- Once the restore point is created, click “Close.”
Whenever you encounter an issue and need to perform a System Restore, just head back to this same window and click System Restore to launch the restore interface.
How to system restore Windows 10
If at any point in time, you run into issues on your Windows computer, You can use a system restore point, which will be a quicker and easier way to fix with Revert back system to the previous working state.
steps to perform a system restore Windows 10
Open the “System Properties” window using the “sysdm.cpl” command, as described above. Go to the “System Protection” tab, and click on the “System Restore” button. The “System Restore” wizard will open. Click “Next” to proceed.
You will be shown all the available restore points available with date, description, and more importantly, you’ll also see the type. Which specifies if it was created manually or by the system.
As you select a restore point, you can click the “Scan for affected programs” to view the applications installed. Since the last restore point, which will be deleted during the restore process. Then click Close to go back to the wizard.
Now click Next you will see confirm your Restore point. Check the same and then Finish to begin the restore process.
When you click on the finish you will prompt Once started System Restore cannot be interrupted. Do you want to continue? click yes to start the system restore process.
During the restore process, you will notice, please wait while your Windows files and settings are being restored.
System Restore initializing, finishing, etc. This will take some time to complete the process.
During this, your system will be restarted and will re-apply all the settings that are necessary for your system. When your system Restore is completed, you will get a popup message, “Window System Restore completed successfully”.
Once the process completes, you will back to that point in time your system was working correctly.
How long do system restores take?
The time it takes for a System Restore can vary, usually ranging from 15 minutes to an hour. Factors like the size of the restore point, system performance, and the extent of changes being reverted influence the duration. If it takes unusually long, be patient and avoid interrupting the process.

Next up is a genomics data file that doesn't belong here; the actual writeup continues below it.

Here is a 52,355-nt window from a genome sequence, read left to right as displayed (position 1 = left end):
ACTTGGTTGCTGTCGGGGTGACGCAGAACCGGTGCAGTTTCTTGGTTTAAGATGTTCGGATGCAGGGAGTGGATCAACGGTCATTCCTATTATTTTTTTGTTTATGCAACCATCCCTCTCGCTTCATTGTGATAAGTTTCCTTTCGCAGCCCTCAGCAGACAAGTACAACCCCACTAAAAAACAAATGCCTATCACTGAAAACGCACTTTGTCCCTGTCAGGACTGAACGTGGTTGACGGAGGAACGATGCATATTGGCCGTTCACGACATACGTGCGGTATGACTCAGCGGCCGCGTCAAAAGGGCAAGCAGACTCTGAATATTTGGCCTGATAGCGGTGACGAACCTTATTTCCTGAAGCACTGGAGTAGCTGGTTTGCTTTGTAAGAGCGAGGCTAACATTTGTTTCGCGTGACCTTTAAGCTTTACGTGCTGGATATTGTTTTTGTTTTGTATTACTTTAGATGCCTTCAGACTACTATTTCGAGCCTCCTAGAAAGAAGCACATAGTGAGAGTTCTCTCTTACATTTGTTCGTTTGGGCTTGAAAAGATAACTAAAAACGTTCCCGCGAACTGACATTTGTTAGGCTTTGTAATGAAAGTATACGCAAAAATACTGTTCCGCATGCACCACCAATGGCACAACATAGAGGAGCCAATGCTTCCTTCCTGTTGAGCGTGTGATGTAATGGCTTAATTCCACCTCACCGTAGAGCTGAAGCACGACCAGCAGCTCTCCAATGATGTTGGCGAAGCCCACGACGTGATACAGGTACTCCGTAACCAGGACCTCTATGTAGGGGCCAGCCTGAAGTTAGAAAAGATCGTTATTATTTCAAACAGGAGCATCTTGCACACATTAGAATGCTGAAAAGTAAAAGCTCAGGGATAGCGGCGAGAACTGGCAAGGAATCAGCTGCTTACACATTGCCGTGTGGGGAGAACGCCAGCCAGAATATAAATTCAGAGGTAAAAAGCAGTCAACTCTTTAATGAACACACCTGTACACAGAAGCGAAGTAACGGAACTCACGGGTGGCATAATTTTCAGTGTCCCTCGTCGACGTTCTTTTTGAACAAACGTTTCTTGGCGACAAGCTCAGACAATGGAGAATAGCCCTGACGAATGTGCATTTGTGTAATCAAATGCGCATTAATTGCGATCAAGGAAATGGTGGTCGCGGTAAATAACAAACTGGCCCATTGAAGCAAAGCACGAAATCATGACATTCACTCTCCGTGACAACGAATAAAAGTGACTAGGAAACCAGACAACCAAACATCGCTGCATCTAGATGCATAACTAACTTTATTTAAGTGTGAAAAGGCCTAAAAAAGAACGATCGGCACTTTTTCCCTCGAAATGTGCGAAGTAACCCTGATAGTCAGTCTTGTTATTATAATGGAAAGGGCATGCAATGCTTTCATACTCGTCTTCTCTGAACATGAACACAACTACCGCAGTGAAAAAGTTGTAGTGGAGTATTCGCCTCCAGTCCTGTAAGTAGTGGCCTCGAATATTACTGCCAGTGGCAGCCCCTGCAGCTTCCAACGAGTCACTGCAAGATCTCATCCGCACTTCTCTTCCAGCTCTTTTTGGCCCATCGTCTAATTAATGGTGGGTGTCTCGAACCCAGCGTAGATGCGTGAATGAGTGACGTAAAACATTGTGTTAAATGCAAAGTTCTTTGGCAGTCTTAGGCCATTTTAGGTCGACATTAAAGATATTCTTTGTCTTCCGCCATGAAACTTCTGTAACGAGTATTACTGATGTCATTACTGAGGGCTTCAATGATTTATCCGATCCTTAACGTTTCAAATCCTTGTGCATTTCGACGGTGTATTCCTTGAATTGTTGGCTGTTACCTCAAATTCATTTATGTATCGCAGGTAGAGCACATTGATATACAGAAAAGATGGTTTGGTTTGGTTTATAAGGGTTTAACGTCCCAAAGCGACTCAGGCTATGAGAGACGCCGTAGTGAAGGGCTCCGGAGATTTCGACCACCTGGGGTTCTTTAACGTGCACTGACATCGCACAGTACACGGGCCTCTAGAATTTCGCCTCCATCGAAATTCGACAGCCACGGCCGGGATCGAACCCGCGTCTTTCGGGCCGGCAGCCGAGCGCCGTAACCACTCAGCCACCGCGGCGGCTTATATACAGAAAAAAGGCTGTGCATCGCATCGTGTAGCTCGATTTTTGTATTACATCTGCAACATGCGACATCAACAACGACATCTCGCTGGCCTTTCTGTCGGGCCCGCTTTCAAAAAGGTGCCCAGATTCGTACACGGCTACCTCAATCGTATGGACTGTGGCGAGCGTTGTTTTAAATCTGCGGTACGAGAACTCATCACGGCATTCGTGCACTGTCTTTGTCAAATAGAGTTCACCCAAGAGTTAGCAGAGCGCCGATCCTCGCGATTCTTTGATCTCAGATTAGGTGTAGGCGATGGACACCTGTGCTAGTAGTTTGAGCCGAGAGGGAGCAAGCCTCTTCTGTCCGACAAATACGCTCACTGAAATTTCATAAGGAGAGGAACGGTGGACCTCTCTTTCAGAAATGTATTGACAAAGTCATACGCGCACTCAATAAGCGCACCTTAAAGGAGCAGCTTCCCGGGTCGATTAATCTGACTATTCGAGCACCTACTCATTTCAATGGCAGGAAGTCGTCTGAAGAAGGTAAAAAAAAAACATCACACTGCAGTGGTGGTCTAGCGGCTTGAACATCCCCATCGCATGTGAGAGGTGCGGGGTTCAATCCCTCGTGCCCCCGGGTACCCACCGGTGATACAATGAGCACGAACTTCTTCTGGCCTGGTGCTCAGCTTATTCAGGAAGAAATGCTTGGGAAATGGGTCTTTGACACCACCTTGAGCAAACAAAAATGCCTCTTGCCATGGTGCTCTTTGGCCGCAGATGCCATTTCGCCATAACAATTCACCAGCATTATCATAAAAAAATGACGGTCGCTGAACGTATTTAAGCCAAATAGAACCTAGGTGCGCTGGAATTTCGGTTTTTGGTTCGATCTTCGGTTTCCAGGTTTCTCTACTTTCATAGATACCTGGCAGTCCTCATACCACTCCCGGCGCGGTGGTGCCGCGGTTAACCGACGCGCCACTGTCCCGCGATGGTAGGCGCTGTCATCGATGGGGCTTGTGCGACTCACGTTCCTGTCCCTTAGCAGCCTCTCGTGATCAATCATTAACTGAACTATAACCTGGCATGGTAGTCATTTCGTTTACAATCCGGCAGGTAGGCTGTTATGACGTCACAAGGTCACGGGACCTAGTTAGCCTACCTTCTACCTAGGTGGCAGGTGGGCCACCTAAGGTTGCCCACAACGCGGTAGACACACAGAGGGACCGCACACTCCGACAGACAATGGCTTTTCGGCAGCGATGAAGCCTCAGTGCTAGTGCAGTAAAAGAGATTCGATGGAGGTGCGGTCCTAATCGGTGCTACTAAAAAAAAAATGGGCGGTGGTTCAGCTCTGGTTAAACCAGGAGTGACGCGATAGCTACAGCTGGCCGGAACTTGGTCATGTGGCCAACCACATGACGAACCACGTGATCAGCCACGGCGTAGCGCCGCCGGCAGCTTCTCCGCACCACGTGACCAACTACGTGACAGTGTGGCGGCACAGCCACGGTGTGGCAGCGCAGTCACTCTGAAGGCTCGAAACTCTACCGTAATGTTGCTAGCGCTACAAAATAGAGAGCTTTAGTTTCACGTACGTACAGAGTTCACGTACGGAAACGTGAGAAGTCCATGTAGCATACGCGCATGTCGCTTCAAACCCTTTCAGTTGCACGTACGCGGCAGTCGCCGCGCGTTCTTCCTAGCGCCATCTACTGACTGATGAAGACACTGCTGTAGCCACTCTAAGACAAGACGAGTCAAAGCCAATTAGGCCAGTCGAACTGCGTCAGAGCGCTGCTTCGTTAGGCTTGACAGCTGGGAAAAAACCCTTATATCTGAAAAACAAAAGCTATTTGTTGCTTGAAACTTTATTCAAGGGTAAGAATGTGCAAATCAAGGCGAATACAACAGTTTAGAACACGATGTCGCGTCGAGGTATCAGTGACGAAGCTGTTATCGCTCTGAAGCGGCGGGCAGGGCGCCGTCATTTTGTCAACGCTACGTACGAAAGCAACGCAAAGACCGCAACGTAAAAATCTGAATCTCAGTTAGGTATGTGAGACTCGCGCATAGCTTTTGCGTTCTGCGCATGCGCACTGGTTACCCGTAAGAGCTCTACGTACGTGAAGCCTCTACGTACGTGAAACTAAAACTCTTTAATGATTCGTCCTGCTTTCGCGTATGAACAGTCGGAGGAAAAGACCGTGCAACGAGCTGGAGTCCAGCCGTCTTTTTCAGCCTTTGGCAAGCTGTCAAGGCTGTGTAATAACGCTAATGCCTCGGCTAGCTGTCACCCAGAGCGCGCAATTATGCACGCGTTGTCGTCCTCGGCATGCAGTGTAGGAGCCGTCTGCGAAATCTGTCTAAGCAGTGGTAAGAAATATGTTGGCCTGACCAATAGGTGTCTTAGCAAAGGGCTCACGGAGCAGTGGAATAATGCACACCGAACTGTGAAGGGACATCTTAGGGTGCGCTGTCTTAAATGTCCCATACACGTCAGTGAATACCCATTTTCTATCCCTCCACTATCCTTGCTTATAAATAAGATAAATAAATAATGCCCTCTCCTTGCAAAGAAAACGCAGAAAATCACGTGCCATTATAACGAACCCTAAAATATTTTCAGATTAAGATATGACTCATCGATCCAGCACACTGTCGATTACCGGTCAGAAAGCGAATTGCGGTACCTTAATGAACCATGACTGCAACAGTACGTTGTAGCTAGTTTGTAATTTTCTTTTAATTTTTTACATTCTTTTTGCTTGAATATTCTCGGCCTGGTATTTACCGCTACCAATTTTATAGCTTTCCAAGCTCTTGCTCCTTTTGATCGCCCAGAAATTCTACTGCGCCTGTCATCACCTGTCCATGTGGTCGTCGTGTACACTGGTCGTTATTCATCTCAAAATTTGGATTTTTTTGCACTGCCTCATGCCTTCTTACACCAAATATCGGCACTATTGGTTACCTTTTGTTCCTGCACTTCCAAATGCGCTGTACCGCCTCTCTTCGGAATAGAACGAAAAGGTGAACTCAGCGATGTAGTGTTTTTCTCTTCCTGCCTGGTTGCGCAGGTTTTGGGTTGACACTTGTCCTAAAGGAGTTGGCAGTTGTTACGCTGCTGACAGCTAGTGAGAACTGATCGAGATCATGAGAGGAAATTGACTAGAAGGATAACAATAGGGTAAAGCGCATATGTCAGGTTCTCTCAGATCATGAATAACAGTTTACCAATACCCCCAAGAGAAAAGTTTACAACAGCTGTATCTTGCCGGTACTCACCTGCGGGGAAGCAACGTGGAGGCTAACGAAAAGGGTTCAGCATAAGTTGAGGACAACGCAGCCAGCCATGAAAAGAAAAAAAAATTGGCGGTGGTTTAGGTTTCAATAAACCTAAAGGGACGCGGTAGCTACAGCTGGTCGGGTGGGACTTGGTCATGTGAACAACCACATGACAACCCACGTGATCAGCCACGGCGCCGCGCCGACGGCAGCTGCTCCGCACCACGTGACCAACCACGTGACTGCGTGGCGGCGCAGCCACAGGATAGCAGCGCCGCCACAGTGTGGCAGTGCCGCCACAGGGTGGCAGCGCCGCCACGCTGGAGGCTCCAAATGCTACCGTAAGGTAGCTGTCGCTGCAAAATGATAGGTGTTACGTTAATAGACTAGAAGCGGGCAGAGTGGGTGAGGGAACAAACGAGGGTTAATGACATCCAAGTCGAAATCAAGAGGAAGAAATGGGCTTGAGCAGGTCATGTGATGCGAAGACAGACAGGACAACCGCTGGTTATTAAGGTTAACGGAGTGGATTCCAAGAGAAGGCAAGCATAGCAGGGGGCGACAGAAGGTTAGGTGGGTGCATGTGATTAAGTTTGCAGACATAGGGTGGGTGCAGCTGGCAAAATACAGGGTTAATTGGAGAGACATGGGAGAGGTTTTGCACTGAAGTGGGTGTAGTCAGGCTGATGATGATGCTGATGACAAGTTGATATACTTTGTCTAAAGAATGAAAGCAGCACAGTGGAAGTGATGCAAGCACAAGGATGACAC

- The speed and performance of your computer’s hardware, including CPU, RAM, and hard drive, play a role in the overall restoration process.
- Larger restore points with more system changes to revert will take longer to apply.
- If your hard drive is fragmented or has a slow read/write speed, it can affect the time taken to access and apply the data during the restoration process.
- Security software running in the background may scan the files during the restoration process, which could add some time to the overall process.
Additional Notes on System Restore:
System Restore Points have a time limit, and older restore points may be automatically deleted to make room for new ones.
System Restore is not a substitute for regular data backups. Users should still maintain separate backups of critical files and data.
System Restore does not remove viruses or malware. If your system is infected, it’s essential to use reliable antivirus software to clean it before restoring to a previous state.
Restoring to an older state might lead to compatibility issues with recently installed applications or drivers. Be prepared to troubleshoot these situations if they arise.